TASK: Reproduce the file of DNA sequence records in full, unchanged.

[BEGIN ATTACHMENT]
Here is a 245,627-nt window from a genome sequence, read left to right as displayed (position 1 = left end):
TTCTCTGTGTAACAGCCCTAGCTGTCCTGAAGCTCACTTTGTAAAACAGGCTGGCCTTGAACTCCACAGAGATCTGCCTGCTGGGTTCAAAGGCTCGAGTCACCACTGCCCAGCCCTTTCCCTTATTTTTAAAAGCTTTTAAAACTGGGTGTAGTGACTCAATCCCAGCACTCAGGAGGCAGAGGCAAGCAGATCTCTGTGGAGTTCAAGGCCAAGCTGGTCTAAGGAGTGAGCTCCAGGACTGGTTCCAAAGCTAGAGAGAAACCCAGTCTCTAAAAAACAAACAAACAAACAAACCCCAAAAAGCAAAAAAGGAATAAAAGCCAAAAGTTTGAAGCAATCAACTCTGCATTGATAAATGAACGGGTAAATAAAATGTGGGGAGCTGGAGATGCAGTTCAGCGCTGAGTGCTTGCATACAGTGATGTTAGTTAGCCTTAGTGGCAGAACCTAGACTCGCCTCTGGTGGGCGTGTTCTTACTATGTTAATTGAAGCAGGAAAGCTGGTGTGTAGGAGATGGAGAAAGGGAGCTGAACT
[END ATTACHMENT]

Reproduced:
Here is a 245,627-nt window from a genome sequence, read left to right as displayed (position 1 = left end):
TTCTCTGTGTAACAGCCCTAGCTGTCCTGAAGCTCACTTTGTAAAACAGGCTGGCCTTGAACTCCACAGAGATCTGCCTGCTGGGTTCAAAGGCTCGAGTCACCACTGCCCAGCCCTTTCCCTTATTTTTAAAAGCTTTTAAAACTGGGTGTAGTGACTCAATCCCAGCACTCAGGAGGCAGAGGCAAGCAGATCTCTGTGGAGTTCAAGGCCAAGCTGGTCTAAGGAGTGAGCTCCAGGACTGGTTCCAAAGCTAGAGAGAAACCCAGTCTCTAAAAAACAAACAAACAAACAAACCCCAAAAAGCAAAAAAGGAATAAAAGCCAAAAGTTTGAAGCAATCAACTCTGCATTGATAAATGAACGGGTAAATAAAATGTGGGGAGCTGGAGATGCAGTTCAGCGCTGAGTGCTTGCATACAGTGATGTTAGTTAGCCTTAGTGGCAGAACCTAGACTCGCCTCTGGTGGGCGTGTTCTTACTATGTTAATTGAAGCAGGAAAGCTGGTGTGTAGGAGATGGAGAAAGGGAGCTGAACT